India man sets up museum of rare musical instruments
A music lover in India's Rajasthan state has created a private museum at home with a rare collection of more than 600 traditional musical instruments on display.
Abdul Aziz comes from a family of musicians and has dedicated his life to collecting the rare instruments.
But, he says, that with his limited income, he will not be able to look after his treasure for long.
The collection has pieces dating back to the Buddhist and Mughal era.
Every nook and corner of Abdul Aziz's home in Jaipur city is filled with some kind of instrument.
The small house is so overcrowded that some musical instruments are displayed in the bathrooms.
"Many of the instruments in my collection are not seen widely because they went out of fashion, while some are on the verge of extinction," Mr Aziz told the BBC.
''My only dream is to conserve, preserve and display this musical treasure trove," he says.
Santosh Sharma of Jaipur's Trimurti Institute of Art and Culture says "the collection includes a wide variety of musical instruments".
"Most interesting in the collection are a tabla and a bayan - types of drums - that are made from cloth instead of leather."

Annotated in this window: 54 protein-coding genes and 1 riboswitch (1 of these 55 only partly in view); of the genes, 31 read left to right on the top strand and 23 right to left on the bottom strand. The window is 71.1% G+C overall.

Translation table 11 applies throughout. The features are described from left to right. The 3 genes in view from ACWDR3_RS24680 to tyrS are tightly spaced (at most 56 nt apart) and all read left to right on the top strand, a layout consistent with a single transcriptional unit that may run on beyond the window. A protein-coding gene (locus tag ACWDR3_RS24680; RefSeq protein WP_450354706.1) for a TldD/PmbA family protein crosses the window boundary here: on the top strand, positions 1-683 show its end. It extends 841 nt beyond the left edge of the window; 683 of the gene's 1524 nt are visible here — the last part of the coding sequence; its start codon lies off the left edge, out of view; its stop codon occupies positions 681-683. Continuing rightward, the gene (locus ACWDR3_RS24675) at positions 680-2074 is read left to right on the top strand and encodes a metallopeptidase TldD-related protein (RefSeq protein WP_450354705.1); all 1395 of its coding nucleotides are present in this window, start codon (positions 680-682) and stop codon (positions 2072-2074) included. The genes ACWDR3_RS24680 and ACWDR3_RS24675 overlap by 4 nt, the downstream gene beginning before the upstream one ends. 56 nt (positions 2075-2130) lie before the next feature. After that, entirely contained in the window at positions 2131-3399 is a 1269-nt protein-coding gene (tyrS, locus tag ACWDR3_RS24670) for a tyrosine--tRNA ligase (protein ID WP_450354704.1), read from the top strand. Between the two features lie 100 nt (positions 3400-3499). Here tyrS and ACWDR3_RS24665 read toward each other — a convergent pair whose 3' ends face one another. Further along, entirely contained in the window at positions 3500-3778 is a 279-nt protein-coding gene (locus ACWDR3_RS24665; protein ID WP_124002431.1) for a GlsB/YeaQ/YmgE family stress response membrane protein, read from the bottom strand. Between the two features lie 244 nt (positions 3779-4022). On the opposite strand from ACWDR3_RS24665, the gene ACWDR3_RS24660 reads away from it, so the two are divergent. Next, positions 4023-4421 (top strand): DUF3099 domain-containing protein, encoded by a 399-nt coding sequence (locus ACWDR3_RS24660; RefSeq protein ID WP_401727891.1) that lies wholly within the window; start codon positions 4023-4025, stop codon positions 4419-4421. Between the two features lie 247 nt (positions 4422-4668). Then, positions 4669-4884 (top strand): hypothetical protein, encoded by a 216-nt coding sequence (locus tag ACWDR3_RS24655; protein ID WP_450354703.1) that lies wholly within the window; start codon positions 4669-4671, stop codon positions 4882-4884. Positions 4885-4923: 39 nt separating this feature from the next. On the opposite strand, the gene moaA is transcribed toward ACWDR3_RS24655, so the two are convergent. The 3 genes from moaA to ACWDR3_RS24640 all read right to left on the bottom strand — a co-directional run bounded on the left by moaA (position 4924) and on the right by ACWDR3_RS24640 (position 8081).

Says Mr Sharma: "They come from a time when Brahmins (high-caste Hindu priests) played the tabla which had to be made from cloth as they did not like to touch leather. Leather instruments were promoted during the Mughal era."
But, Mr Aziz says that space crunch and a lack of funding are threatening his collection.
"We live in a joint family and I share this house with my brothers and their families. I've used the space belonging to my brothers to store the instruments, but now they are all reluctant to look after them," he adds.
Mr Aziz says unless the government gives him a plot of land to set up a small museum, he may not be able to look after the instruments for long.
The collection includes an Afghani rebab and a Ruhani rebab - plucked string instruments found only in Kabul and Kashmir.